In her debut poetry pamphlet The Country With No Playgrounds, award-winning British-Romanian poet Elena Croitoru has captured a place and period in time so precisely and skilfully that you’ll find yourself transported.
Stark scenes are highlighted with words that seem fondly chosen for their beauty: “We grew up in our spare time,/ beyond a tower block island/ where pearly cement dust lay…”
Relayed with disarming matter-of-factness, many of the poems are almost cinematic, such as in The Last Wedding: “She looked out of the window/ at the militiamen who watched our balcony/ from below, the way one would watch/ the funeral of someone still moving.”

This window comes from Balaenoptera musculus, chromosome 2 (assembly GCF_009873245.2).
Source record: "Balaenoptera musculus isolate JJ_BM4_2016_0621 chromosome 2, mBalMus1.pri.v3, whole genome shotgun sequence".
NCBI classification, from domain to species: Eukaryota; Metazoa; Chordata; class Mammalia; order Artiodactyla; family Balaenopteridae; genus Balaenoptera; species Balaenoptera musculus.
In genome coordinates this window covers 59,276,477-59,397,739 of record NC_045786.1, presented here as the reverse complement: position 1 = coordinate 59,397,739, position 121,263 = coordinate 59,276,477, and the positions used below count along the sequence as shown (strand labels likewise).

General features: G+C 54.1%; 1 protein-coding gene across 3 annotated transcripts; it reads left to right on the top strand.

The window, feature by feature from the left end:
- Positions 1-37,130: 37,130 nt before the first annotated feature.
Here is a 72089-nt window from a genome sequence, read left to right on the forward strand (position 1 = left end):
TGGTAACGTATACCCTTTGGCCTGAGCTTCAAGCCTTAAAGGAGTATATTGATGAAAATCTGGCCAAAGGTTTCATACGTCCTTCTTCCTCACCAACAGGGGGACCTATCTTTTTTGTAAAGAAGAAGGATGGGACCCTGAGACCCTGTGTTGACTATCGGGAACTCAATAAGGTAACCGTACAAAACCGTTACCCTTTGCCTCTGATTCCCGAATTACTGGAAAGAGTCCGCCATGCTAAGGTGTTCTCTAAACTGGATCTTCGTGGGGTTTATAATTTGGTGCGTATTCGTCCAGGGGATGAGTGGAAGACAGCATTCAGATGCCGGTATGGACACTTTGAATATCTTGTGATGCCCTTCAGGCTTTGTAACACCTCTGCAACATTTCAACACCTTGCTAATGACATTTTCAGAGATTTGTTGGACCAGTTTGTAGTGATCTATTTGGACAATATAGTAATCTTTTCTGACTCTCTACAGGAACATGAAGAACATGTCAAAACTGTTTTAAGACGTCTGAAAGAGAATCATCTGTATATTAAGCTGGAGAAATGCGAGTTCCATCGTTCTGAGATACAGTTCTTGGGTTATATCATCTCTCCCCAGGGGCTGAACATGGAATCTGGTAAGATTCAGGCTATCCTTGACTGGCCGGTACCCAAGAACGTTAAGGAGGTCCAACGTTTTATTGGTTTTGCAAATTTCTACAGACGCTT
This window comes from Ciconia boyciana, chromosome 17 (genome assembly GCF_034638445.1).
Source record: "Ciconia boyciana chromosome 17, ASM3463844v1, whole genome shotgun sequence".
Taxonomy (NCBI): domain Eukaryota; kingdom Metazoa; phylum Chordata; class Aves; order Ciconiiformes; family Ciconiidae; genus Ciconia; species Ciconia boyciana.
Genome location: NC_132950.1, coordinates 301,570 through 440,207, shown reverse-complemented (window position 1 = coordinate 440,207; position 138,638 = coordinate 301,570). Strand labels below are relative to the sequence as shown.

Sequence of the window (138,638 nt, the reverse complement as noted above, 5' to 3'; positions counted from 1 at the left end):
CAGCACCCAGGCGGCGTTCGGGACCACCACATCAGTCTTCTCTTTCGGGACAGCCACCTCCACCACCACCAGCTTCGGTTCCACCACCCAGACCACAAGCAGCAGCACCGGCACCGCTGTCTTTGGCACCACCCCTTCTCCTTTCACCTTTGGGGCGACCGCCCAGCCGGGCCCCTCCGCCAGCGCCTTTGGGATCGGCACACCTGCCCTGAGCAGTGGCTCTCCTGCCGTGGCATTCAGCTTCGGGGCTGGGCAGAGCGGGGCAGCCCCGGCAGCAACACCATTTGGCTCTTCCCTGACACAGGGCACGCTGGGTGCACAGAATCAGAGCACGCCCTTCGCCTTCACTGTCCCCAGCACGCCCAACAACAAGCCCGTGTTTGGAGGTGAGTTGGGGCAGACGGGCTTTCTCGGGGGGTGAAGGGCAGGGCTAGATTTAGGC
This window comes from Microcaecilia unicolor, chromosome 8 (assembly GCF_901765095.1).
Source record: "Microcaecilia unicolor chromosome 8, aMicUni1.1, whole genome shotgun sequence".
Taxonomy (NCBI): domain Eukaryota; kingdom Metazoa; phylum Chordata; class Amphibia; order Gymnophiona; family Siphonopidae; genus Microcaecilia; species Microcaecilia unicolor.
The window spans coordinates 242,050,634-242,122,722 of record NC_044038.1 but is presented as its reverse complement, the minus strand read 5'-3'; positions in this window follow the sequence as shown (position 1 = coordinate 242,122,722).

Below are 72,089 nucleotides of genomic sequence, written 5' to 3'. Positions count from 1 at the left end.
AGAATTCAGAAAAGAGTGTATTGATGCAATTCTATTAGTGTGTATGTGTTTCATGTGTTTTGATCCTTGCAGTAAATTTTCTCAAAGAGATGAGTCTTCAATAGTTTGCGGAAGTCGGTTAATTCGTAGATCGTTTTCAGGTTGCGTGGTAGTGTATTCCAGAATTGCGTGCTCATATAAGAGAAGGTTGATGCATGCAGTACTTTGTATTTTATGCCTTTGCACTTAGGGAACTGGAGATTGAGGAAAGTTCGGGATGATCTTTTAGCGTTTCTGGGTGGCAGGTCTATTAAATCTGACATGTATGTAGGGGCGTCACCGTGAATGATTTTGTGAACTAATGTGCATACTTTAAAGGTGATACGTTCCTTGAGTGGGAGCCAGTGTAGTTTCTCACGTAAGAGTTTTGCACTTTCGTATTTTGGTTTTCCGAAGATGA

It’s heart-stoppingly alarming, yet clearly for the inhabitants utterly normal, to live with such a palpable threat. As worrying as the situation must have been for the adults she mentions, for the children Croitoru counted herself among, this was nothing more than ordinary. This gives her the tools to describe moments with a lightness of touch that draws us in rather than pushing us away, so that we read each stanza with wide open eyes.